Friday, April 18, 2014

"For Us and Our Salvation" by Stephen Nichols: A Review

One of my favorite authors and Christian historians is Stephen Nichols. The first book I read by him was Jesus Made in America which traced the history of Christology from the Puritans to the Religious Right and the Passion of the Christ. Recently, I sat down to read yet another book by Nichols, For Us and Our Salvation: The Doctrine of Christ in the Early Church and was equally pleased.

As the title suggests, Nichols traces the Christological issues debated in the early centuries of the Church. Most interesting about the many names and theological doctrines and debates presented is that things haven't changed centuries later. The debates so central in the opening centuries of the Church remain with us today. The most obvious correlation is seen in the Arian controversy (which denied the divinity of Christ) and the modern Jehovah's Witness movement (which also denies the divinity of Christ).

Nichols traces the Christological debates primarily through two major ecumenical Church councils: Nicea and Chalcedon. Nichols focuses on the major movers and shakers leading up to these major councils, what happened there, and what creeds and confessions of faiths were approved. Men like Arius, Aquinas, Augustine, the Cappodocian Fathers, and many others are discussed in detail.

What was most helpful in this book was the primary sources provided by the author. Nichols doesn't just summarize and interpret the Church Fathers and heretics, but he also lets the reader read these men for themselves. This is very rare in historical books like this. Nichols is gaining popularity in the Christian market and it is pleasing to see how the primary sources remain central to his and his readers' understanding of theology and theological issues.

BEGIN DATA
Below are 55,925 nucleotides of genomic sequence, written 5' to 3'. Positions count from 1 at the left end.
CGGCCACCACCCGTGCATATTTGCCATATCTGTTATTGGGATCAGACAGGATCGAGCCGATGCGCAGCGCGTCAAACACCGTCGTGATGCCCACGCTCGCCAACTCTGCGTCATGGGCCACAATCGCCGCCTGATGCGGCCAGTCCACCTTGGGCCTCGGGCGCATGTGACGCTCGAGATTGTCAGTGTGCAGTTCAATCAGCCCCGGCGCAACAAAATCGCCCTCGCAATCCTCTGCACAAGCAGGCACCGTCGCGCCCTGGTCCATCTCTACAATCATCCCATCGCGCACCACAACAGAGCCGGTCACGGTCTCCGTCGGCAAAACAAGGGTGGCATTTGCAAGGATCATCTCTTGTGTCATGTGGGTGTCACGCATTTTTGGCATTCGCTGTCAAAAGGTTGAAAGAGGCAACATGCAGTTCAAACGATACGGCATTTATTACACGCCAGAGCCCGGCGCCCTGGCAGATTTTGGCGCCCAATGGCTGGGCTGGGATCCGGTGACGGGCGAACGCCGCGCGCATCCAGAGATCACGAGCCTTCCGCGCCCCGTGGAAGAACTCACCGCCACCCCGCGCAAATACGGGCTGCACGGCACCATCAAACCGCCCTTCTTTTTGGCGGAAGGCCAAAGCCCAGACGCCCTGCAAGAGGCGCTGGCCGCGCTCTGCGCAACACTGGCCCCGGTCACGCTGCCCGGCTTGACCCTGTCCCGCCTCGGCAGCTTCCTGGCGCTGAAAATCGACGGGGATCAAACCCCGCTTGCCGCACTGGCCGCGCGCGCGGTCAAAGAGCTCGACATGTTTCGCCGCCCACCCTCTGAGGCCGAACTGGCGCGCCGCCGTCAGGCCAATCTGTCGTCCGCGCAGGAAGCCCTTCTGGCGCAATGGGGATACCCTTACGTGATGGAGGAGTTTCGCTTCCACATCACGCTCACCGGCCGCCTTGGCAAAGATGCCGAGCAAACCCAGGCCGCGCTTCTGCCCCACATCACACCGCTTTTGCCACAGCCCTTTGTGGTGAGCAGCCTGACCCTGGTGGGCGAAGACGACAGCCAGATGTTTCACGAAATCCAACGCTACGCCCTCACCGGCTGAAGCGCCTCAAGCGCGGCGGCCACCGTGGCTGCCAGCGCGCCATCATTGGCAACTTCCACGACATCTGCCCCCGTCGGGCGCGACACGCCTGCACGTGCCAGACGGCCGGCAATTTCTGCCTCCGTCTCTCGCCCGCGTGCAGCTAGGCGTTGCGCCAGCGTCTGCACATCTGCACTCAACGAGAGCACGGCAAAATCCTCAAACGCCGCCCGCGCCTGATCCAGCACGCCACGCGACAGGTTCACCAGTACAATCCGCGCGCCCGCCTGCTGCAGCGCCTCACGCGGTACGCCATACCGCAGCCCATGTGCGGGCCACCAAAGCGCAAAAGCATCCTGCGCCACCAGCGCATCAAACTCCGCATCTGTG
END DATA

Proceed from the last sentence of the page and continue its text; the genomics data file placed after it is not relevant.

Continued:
What sets the stage for the book was the release and popularity of Dan Brown's The Davinci Code. As Nichols rightly points out, the release of the movie and book is a double-edged sword. A lot of people are getting false information on Christ, Christology, the gospel, and Christianity. But on the other end, without such a book in the market, no one would care about these issues. Prior to Brown, no one cared about Nicea, Chalcedon, or Thomas Aquinas. As a result, Nichols calls on Christians not to miss this opportunity to train and teach others on correct Christology and the gospel itself.

I really enjoyed this book. It is rather short (I read it in one day) and yet full of information and important subjects. For those new to church history, this is a good place to start but be aware that you will get lost in all of it. Theology can at times get difficult, but Nichols does a good job explaining it all. Throughout the book, Nichols provides charts to help the reader recall the characters, their theology, and what the Bible actually teaches.

Books like this are ignored by many today and unfortunately so. The Christological debates the Church faced early on are still with us today. And no wonder. If Christ is who He said He was, then we are held accountable. But if we can changed the message by changing His Divinity, Humanity, or message, then we can get off scott free. These issues are still with us and thus we must know them and be grounded in the gospel. 
 
 
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